Maintaining a suitable weight and activity level into old age is a desirable goal, or rather a set of goals, that include good exercise and dietary habits. You want to maintain good muscle strength and tone, strong bones, flexibility and balance. You also want to eat in moderation, and sensibly. It’s possible to set reasonable goals for very specific reasons, but it’s also possible to be excessive in both positive and negative directions. I’ll try to be brief.
In eating and considering proper nutrition once you are passed seventy, there are some simple ideas to keep in mind. First, most of us need more protein and far less carbohydrate and fat that we are getting. A diet 40-45 percent in protein is not unreasonable especially when linked to a serious exercise regime. This may require 1-2 protein supplement smoothies during the day. However, you can get a fair amount of protein from yogurt, soybeans, other beans, nuts, and fish. In the latter category, there is a preference for fresh salmon, tuna and various other varieties of fish you may be able to get locally. It may cost a bit more, but fish freshly caught is preferable — not fish from fish farms or other commercial fish to which coloring is added. Also, don’t cook fish over coals on a hot grill — the oils drop into the coals and are brought back to the fish after decomposing on the coals into cancer-causing compounds. You can cook up a decent size piece of fish slowly and indirectly on any grill, have some for dinner and save the rest in a sealed container in your refrigerator — add it to salads over the next 2-3 days.
Eat plenty of vegetables and fruits with salads generally for mid-day and evening meals. Stay away from red meat altogether if possible. It has plenty of protein but won’t set well in the long run. Now and then go with a little chicken, but buy it from a local butcher who is likely to have purchased it from an independent farmer rather than a factory farmer. I prefer mainly fish, but chicken is great occasionally for variety. Cook it indirectly on the grill as well. You can marinate the chicken in a little vinegar and olive oil and the fish can be seasoned with a bith of lemon pepper, tarragon and/or dill. You should never add lots or salt to the meats or anything else you eat. The older you get, the more important it is to stay away from red meat.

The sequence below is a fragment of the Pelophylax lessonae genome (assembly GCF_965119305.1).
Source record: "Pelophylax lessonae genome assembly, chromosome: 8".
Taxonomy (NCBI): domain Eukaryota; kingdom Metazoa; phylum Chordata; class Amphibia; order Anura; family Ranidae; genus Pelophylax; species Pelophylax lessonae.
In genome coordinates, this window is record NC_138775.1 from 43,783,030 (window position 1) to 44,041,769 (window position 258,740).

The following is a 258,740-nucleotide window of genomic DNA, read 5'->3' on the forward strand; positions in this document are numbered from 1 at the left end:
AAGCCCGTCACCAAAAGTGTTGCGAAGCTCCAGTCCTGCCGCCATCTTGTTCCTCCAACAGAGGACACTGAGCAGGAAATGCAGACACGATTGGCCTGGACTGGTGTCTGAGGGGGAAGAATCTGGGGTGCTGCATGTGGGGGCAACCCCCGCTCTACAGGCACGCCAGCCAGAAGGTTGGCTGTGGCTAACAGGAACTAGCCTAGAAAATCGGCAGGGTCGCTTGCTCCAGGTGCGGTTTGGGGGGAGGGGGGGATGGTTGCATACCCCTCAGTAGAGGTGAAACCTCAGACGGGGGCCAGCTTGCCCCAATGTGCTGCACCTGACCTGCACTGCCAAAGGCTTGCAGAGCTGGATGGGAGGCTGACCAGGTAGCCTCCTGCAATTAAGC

Most of the rest of the diet should be mainly vegetables and fruits as close to their natural state as you can find them — the best place will be your backyard garden. Grow enough so that you can freeze a lot for winter use. In general, the closer you can get to eating fruits and vegetables staring from the natural state, the better. I almost never eat anything out of a can — especially one with a list of ingredients my 13-year old great grandson can’t pronounce. If you don’t garden, buy a few things from farmer’s markets. Parboil and freeze what you can’t eat right away.
Avoid excess salt, hot pepper salsas and chili peppers. No alcohol and little if any caffeine. Eliminate chocolate, coffee and soda. If you have been used to a high caffeine quota cut back immediately. A cup or two of strong tea early in the morning is best.
Drink plenty of water — a goal is to consume half your weight in ounces of water. If you wieght 200 pounds, that means drinking about six 17-ounce bottled waters each day. A dark, high antioxidant fruit drink like cranberry or blueberry is also great 1-2 times a day when you get used to drinking that much water. I put my dark colored juice into a wine glass and no one is concerned about why I am not drinking something stronger — fact is, they have no idea what I’m drinking.
Fruits and vegetables provide plenty of soluble and some insoluble fiber. IF you add oatmeal to your diet you’ll get a lot more fiber. A good combination for breakfasts during the week is to have oatmeal 4-5 mornings mixed with plenty of fruit, a poached egg on a slide of whole grain toast on 1-2 morings and a whole grain muffin on the last morning of the week. I also like zucchini pancakes occasionally, but most would prefer those for lunch or dinner.
Meals and snacks generally composed as noted above provide a good balance of vitamins and minerals, but some supplements may be in order. I’ll leave that to you and your doctor.
Exercise is also critical and you find it difficult to start when you are old and gray and you’ve already started to siffen up. Make it a habit to do something every day. Walk, do some simple exercises in front of a television (if you have the room). You can use a medicine ball, a Swiss ball or light weights. Think about what you are doing or get some help. If you have a local gym nearby, take a regular class in yoga or Tai Chi. These are great for teaching and achieving balance as well as a calm state and sense of well-being.
In addition to formal exercise routines of all sorts you should cultivate a pattern of activity. At home, get up and move around. Find something to do that gets you off the couch. The TV, computer, or the crossword whill be there when you return.
Finally for cardiovascular and bone density fitness walking every day is the place to start. On a treadmill at a local gym you can be guided to the right level of cardiovascular function, but if you are not accustomed to that, go at it very slowly.
My advice is to plan to do more exercise than you really have time to do. May choices at the start on what you’ll do every day. Then change routines every 1-2 weeks. If you are not used to exercise, go slow in the beginning. Don’t overdo, but as soon as sensible eating and the habits of exercise kick in, you’ll find that you enjoy the routine more and more.